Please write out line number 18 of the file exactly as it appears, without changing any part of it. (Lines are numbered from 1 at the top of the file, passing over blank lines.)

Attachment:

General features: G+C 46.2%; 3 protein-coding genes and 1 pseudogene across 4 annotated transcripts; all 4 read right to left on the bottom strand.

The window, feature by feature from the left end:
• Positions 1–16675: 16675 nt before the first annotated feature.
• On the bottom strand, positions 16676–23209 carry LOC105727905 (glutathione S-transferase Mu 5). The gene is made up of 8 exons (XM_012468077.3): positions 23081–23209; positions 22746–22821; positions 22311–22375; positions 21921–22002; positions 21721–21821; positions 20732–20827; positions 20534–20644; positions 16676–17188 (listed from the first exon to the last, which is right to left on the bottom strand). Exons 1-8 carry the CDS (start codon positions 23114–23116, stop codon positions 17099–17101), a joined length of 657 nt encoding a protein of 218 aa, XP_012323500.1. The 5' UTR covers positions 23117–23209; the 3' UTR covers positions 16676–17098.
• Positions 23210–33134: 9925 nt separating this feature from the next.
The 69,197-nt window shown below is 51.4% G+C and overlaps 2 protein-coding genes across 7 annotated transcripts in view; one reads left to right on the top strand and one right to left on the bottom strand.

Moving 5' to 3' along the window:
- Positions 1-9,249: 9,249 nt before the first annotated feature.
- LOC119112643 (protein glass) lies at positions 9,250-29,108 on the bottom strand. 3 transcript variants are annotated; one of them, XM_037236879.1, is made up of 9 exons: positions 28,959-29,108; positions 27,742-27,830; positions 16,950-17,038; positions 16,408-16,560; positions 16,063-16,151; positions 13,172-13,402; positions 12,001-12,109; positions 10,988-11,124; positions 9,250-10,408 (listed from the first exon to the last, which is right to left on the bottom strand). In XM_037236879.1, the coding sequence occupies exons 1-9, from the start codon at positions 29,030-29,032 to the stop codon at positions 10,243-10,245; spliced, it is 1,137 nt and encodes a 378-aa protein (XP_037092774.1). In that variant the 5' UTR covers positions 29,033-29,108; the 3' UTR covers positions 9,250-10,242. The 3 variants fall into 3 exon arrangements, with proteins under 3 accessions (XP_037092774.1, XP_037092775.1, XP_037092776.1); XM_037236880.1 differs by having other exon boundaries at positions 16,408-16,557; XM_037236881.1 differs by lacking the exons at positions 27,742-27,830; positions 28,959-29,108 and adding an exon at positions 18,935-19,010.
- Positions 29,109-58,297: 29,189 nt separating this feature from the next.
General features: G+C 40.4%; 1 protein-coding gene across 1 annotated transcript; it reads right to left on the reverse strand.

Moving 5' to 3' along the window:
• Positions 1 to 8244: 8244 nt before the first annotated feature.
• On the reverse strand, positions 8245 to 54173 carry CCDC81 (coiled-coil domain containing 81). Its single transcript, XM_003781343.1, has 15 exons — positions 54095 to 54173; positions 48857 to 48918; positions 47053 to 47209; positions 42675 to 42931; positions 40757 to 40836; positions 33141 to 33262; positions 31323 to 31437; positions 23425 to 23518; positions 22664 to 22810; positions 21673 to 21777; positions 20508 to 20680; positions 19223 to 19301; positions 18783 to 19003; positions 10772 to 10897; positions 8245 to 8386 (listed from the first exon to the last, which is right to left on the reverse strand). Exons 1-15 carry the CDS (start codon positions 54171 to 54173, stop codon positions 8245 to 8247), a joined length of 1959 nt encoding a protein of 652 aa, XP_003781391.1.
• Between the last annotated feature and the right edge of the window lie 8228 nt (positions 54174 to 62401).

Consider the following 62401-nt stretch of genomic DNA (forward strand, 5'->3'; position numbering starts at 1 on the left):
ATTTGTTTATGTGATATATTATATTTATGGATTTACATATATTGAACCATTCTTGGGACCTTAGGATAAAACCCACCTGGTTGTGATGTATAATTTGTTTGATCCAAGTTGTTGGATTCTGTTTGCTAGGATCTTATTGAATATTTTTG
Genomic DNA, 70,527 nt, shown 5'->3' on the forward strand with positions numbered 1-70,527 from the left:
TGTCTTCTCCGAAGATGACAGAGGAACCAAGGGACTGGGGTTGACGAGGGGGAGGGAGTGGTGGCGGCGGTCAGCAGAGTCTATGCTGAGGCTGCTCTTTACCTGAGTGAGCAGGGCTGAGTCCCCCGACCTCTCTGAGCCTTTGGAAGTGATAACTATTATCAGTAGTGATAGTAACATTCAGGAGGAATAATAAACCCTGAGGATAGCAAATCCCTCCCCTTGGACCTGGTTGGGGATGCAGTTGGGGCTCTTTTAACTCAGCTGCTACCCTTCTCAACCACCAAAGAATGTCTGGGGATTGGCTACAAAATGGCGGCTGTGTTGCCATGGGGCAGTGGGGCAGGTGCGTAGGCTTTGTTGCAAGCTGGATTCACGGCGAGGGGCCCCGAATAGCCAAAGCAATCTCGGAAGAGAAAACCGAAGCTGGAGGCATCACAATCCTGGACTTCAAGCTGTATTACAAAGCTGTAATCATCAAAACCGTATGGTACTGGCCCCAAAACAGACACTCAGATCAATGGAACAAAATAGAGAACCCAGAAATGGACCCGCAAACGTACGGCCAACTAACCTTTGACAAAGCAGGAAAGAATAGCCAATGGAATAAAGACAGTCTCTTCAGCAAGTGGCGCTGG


Genomic DNA, 70,527 nt, shown 5'->3' on the forward strand with positions numbered 1-70,527 from the left: